We cannot forget the well known shops in Wellawatta: M.P. Gomez, A.W.
Jansz, J.B. De Pinto, Nooranis, Jamaliya’s Boot Works and many famous
boutiques. As a boy I went with my father to A.W. Jansz’s store near High
Street. We bought Dutch Edam Cheese, as an accompaniment for the Christmas
breudher. I still remember Jansz bellowing to a tardy salesman: “What are
you standing there shooting ‘papaws’! Jansz sold liquor and all types of
hardware. We bought wire-netting to build chicken coops.

The shopping spree in Colombo included a visit to Pilawoos for a treat of
buriyani. Elephant House played a significant part in booking Christmas
cakes. Yet there was one last item that was in the shopping list:
Fireworks. We gazed in wonder at the array of fireworks in the Fireworks
Palace opposite the Fort Railway Station. Sparklers, Roman candles, sky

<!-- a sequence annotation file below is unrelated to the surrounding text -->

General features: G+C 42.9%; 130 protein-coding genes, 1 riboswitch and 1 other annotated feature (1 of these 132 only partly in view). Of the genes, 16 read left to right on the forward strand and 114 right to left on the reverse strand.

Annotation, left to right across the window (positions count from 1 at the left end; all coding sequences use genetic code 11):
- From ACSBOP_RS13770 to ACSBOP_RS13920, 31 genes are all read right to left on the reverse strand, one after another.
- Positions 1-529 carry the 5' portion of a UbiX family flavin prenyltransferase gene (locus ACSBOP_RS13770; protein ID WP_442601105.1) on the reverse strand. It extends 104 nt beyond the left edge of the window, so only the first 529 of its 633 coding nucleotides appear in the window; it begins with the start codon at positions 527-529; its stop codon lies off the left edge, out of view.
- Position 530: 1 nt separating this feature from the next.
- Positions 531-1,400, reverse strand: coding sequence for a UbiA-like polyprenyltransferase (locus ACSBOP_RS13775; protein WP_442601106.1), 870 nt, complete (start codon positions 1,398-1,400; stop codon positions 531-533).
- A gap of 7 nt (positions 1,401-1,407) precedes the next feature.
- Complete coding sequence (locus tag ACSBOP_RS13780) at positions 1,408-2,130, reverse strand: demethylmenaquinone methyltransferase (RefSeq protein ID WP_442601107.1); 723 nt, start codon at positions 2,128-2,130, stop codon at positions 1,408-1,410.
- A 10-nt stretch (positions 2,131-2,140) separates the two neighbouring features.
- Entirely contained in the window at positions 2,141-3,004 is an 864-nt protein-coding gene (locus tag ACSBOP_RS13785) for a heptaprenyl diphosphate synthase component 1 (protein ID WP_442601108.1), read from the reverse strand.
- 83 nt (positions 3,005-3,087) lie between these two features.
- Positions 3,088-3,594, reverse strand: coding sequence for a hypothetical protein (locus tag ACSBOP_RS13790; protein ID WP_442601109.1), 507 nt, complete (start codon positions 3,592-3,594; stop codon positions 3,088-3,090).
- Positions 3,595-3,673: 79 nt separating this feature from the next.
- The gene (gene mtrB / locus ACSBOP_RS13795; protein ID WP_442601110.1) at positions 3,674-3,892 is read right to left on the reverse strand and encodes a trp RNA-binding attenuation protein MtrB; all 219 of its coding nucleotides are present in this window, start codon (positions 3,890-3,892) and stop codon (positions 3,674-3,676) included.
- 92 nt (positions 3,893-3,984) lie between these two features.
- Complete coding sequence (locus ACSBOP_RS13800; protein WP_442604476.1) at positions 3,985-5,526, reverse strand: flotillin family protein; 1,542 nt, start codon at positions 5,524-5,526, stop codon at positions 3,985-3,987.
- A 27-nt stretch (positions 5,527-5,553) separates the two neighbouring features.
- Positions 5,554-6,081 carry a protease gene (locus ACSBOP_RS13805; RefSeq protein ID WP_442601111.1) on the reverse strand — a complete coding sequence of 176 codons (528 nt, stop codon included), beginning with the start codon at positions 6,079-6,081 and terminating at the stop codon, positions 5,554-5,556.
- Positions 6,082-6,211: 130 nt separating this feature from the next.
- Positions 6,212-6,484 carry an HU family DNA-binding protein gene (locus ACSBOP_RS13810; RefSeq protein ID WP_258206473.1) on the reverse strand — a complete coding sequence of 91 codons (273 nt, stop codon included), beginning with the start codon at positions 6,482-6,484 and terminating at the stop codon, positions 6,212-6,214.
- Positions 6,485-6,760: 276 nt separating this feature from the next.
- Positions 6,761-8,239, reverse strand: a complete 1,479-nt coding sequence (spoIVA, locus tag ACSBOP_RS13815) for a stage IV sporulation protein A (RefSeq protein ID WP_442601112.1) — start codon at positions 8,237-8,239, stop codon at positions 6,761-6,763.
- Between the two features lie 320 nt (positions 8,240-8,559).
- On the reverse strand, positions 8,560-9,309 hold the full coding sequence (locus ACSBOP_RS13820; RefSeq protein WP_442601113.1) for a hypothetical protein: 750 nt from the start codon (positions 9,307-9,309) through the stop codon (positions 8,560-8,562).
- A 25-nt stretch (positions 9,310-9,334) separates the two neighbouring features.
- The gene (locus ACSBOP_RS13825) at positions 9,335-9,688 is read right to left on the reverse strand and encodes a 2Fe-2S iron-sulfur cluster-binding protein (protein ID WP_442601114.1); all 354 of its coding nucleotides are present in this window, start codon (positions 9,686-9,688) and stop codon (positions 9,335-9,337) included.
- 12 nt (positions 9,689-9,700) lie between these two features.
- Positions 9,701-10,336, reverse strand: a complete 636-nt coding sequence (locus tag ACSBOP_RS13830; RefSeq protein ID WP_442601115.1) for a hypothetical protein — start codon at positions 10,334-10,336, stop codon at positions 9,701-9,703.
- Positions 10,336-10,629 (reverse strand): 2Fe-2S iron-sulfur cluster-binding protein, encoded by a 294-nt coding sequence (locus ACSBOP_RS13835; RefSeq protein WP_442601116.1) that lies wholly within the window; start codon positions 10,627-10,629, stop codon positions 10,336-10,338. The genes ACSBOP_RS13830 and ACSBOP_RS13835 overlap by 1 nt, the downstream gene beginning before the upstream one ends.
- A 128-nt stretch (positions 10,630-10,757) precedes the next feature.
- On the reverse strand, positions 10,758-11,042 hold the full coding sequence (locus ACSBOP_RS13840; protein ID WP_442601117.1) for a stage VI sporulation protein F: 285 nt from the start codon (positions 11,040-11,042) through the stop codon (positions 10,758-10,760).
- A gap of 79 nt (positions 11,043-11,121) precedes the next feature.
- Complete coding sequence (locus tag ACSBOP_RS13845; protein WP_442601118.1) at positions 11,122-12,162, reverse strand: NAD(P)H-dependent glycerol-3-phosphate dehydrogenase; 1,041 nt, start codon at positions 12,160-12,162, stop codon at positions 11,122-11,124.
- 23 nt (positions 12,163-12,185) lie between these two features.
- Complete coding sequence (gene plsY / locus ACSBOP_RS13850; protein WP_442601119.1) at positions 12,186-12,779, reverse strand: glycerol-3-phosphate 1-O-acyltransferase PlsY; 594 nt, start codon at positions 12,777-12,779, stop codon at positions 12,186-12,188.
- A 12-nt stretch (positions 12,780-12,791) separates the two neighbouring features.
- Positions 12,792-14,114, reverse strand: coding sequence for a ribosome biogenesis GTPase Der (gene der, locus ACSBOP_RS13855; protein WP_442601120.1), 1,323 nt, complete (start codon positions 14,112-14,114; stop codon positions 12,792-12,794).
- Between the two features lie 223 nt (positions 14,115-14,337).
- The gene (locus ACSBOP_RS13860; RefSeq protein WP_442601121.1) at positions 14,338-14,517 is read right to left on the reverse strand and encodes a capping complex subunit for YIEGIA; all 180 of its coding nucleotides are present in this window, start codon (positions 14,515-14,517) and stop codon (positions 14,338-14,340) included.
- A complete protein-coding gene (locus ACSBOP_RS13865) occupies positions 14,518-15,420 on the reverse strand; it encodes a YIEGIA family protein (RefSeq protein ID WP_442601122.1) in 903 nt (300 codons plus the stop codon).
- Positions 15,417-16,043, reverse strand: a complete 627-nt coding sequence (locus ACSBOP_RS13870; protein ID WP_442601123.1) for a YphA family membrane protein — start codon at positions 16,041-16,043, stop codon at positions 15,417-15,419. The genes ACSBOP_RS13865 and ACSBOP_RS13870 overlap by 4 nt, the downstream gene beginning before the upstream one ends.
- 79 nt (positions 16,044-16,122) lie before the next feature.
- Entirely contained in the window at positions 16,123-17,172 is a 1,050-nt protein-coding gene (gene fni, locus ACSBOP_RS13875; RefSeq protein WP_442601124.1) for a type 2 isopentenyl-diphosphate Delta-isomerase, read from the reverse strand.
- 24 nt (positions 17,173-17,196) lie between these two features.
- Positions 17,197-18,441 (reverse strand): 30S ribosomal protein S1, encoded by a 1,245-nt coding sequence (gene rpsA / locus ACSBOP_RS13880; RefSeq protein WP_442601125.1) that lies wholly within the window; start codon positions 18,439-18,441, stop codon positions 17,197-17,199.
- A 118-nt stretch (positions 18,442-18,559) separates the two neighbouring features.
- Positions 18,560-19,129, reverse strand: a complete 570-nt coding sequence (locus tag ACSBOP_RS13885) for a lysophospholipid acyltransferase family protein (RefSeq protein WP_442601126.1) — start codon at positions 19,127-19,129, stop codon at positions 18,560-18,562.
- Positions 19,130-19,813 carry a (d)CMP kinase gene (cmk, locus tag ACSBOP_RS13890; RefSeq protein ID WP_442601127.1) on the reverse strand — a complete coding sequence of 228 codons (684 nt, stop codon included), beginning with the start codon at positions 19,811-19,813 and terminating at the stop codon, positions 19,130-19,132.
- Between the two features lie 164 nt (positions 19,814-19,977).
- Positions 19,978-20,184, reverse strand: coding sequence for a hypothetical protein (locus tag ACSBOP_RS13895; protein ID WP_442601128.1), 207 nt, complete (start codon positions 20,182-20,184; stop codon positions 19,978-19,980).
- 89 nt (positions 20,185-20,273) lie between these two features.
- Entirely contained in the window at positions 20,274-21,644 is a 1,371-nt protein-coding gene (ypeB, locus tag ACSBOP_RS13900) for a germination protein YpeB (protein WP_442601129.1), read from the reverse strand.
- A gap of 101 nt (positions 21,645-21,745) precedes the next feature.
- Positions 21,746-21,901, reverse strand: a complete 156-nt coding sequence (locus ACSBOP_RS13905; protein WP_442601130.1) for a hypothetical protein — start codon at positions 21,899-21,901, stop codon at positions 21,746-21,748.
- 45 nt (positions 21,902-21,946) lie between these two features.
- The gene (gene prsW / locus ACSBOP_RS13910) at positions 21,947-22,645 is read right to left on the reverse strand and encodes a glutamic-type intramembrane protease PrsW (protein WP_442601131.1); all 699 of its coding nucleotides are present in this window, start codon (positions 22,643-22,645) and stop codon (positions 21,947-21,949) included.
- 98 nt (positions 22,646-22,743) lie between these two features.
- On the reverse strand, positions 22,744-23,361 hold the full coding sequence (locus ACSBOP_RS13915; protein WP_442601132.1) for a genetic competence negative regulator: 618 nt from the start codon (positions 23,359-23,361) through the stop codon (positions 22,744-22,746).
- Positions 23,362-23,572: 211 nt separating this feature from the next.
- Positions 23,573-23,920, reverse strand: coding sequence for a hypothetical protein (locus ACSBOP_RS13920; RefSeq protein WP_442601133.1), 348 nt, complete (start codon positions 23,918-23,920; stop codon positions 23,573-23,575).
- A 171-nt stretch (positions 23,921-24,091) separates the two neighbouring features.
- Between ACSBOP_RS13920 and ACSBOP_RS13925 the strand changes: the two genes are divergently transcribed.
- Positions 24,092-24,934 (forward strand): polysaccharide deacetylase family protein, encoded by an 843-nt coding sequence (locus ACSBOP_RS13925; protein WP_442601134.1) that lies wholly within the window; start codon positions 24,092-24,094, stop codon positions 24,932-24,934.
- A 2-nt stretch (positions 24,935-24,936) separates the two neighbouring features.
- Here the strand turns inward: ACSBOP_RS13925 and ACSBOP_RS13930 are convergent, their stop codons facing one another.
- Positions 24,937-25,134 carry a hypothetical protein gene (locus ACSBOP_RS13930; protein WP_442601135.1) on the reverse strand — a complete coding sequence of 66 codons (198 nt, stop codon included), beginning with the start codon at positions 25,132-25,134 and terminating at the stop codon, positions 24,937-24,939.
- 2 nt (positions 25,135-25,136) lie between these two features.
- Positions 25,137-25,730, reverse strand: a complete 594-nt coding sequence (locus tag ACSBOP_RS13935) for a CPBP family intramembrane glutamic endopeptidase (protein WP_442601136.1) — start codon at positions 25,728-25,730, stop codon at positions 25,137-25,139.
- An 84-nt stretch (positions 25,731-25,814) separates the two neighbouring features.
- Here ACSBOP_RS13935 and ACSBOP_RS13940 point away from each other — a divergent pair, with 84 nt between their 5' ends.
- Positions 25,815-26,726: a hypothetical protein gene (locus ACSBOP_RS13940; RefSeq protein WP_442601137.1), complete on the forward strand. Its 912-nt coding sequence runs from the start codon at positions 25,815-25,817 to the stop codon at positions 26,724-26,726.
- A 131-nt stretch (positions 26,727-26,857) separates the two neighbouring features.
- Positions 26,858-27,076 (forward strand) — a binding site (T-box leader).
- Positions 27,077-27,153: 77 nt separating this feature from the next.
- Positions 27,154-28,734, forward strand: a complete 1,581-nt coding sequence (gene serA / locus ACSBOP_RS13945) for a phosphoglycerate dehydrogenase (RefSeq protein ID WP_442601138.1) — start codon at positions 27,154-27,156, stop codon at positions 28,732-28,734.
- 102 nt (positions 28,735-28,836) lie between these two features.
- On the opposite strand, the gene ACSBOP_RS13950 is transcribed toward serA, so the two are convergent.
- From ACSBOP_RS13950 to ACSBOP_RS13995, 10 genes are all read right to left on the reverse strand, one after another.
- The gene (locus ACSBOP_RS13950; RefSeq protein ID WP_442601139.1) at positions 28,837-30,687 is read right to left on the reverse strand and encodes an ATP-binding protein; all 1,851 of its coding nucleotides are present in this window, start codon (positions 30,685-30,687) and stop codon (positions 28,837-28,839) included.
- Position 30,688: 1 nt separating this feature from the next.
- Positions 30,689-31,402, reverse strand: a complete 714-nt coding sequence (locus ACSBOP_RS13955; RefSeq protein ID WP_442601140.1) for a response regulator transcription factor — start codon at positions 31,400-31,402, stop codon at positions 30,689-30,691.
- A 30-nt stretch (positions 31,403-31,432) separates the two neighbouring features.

rockets, Catherine wheels, squibs, crackers of every size were there in the
showcase.

Christmas was on. The cake was made and sent to the bakery. The servants
were pounding and roasting, making string hoppers and pittu, cutting up
A.W. Jansz ham, with cutlets and seeni sambol.

Churches saw long queues at the Confessional. I remember well the Allied
troops celebrating Christmas in Ceylon. In the Seminary in St. Francis
Zavier in Bambalapitiya, the African troops came for Midnight Mass. In
Bandarawela, the Italian prisoners of war, brought tears when they sang the
Adeste Fideles.

As I look out now at a placid sea, the Christmas memories for an expatriate
find no sequence. There were Christmas trees from up-country estates sent
by train. Carol parties on Christmas Eve went about in lorries. Arthur Van
Langenberg helped me to stage a massive Christmas pageant on Christmas Eve
at St. Lucia’s Cathedral Square in Kotahena. There were hundreds in the
cast.

The beautiful teenager Camille Cramer played Mary, as she was seated
astride on a real donkey, led by a young doctor, who played Joseph. As
Gerry Paul hit the Police drums, the donkey took off, with Joseph clinging
to its tail, and the audience, including Mary in ripples of laughter.

As midnight came, there were a never-ending sound of fireworks and sky